He was glad when she stopped making these deep, rasping noises, though his relief ended when the bus hit a traffic jam. Craning his neck and flattening his face against the window, the queue stretched for at least a mile. He was within walking distance, so he disembarked and began the half-mile trudge to the office.

Upon arrival, his colleagues greeted him.

‘Sorry I’m late’ he said.

Mandy, wordlessly typed away without looking at him, ever the disciplinarian.

He flicked his PC on as he removed his coat. When his email account opened he saw that he had received an email from his boss which he opened immediately.

‘Have you got five minutes?’, Mandy’s email read.

He looked over his monitor at her. ‘Mandy? Did you want to…?’

‘Yes. Shall we…?’ she pointed to a small, quiet area of the room.

He knew he was in for a verbal warning. This was his third late appearance in a week. In his mind, he ran over a list of excuses, settling on the wildly untrue ‘My boiler is broken’. In actual fact, his boiler had been serviced only a month ago.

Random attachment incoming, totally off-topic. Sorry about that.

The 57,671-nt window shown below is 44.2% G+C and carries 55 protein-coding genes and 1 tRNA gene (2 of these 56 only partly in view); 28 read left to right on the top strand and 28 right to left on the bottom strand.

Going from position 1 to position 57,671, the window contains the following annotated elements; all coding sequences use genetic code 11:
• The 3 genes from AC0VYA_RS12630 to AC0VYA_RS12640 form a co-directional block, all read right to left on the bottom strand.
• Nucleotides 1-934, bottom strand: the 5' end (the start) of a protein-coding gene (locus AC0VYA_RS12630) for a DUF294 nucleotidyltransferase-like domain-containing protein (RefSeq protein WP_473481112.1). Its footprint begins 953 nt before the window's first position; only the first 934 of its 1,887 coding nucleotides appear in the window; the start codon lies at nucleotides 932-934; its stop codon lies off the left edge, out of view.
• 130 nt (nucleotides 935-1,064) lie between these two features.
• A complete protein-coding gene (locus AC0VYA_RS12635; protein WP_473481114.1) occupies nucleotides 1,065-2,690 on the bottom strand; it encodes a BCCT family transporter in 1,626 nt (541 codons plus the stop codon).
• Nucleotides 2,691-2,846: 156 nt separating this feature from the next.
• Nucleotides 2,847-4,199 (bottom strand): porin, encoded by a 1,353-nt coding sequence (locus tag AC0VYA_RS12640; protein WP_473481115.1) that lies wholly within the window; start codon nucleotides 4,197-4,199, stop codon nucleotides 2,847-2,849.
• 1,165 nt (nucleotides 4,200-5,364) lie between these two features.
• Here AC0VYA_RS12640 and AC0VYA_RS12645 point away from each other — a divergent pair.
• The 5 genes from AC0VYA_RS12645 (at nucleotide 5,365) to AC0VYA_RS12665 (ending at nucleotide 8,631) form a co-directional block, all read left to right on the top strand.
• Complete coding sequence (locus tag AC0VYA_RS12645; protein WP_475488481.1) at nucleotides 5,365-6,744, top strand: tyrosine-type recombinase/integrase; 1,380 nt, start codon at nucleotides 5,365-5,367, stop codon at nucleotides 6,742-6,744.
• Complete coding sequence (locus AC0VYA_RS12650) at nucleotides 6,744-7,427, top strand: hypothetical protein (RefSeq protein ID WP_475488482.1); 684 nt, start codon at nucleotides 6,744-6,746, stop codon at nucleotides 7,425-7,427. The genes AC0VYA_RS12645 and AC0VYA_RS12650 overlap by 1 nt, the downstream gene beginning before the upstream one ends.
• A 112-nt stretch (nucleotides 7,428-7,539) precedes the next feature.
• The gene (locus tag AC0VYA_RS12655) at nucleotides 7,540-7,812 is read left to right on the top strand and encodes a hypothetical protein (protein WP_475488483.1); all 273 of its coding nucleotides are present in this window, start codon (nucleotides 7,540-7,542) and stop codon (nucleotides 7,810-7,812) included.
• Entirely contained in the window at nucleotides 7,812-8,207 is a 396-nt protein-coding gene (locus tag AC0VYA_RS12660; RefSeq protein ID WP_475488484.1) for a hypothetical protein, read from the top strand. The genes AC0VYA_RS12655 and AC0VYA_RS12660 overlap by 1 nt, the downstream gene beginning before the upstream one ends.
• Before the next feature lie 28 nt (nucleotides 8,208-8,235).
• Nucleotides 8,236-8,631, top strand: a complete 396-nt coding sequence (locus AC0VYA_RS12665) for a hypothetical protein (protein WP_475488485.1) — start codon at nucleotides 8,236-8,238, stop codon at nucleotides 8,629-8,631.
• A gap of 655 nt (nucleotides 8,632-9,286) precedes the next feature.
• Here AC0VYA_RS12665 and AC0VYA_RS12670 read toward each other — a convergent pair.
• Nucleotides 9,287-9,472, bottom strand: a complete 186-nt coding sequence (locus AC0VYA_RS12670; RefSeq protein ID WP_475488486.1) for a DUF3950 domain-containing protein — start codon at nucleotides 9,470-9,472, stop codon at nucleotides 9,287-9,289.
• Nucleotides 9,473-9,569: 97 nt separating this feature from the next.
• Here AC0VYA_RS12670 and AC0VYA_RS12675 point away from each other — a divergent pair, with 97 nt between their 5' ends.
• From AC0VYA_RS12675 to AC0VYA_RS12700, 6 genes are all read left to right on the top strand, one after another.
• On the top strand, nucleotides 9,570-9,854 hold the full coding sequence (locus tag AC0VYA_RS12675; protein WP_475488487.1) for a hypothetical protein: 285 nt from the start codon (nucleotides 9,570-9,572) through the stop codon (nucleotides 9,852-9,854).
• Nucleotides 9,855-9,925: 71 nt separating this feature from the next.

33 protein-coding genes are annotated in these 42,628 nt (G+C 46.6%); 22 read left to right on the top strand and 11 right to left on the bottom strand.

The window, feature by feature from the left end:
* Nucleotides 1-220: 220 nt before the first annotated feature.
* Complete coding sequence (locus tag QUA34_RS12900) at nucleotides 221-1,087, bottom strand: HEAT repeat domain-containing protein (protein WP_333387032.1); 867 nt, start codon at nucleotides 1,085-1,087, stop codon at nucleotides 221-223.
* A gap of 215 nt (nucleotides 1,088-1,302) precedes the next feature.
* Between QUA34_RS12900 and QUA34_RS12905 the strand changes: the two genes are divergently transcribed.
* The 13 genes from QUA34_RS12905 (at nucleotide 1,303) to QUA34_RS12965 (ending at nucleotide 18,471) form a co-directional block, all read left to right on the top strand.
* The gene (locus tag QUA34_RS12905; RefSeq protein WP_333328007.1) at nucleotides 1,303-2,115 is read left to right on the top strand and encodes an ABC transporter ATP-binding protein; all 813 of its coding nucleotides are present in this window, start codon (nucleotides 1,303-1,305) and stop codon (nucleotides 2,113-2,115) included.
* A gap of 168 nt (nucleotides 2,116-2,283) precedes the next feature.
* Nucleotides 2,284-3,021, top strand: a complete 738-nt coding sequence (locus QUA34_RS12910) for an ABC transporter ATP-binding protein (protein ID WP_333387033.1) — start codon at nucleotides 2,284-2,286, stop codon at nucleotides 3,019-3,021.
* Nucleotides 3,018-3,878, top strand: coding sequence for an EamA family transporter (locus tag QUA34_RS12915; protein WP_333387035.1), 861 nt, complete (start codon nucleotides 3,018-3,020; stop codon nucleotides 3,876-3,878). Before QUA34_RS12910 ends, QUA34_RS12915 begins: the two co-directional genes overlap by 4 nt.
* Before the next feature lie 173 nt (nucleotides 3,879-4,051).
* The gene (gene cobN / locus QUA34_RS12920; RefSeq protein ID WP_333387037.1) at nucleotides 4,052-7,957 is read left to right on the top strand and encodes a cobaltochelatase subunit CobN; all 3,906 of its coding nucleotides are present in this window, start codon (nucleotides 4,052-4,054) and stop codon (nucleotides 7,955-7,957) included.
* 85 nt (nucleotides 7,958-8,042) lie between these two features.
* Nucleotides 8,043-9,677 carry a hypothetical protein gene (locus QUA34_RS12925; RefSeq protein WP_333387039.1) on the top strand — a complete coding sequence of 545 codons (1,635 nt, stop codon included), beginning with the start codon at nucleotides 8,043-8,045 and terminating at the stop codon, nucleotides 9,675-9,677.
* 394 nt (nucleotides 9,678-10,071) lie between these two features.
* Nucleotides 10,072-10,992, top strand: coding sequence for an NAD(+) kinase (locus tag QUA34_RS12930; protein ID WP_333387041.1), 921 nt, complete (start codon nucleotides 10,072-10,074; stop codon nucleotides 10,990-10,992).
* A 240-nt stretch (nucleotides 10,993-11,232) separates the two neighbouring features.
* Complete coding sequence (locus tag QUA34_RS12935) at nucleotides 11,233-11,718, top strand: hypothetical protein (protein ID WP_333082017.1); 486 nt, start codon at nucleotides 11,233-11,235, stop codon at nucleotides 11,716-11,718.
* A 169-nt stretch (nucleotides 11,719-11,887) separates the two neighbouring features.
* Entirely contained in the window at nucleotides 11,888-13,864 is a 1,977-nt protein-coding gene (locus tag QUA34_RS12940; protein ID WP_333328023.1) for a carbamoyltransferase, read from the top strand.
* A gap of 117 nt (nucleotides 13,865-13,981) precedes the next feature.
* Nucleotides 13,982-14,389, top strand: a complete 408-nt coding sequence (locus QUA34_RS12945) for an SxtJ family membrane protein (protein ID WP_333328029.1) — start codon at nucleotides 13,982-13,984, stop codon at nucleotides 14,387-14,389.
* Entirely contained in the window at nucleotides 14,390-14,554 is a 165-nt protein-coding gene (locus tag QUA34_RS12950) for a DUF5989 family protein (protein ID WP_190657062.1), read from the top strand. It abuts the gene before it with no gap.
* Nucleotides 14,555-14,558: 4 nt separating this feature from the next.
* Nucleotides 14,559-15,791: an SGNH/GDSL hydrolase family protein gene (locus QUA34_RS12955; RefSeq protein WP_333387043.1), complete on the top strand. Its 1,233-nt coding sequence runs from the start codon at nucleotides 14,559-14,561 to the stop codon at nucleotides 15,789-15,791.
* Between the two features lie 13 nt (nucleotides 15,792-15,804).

‘So – what happened this morning?’

Kevin adopted a confident air and began to explain, but when his mouth opened, all he could emit was an unpleasant roaring sound - glottal and moist.

‘Spaaaaaaaam’

‘I’m sorry Kevin?’

‘Spaaaaaaaaaaam’

‘Kevin, I don’t understand’

He cleared his throat. ‘I’m sorry Mandy. It’s my throat. I can’t seem to speak properly’.

‘You seemed to manage just there. So what’s the explanation for your being twenty minutes late?’

He tried again.

‘Spaaaaaaaam’

Sweat built up around his extremities.

‘Mandy, would you mind if I grab five minutes of fresh air? I’m not feeling good at all’

‘If you must’

Kevin hurried outside, wiping his brow, coughing up phlegm globules and gulping them back down again. In the street he regained his composure. He smoothed his hair down, rubbed his neck and breathed deeply. As he sniffed and rubbed his eyes, the mobile phone beeped a text alert. He checked it. It was from Sarah.

Perhaps, he considered, it was an explanation of where she’d been last night. Perhaps, this time, she wouldn’t bullshit him with a lame excuse. He opened the text and read it, frowning with confusion as he absorbed the message.

‘Spaaaaam’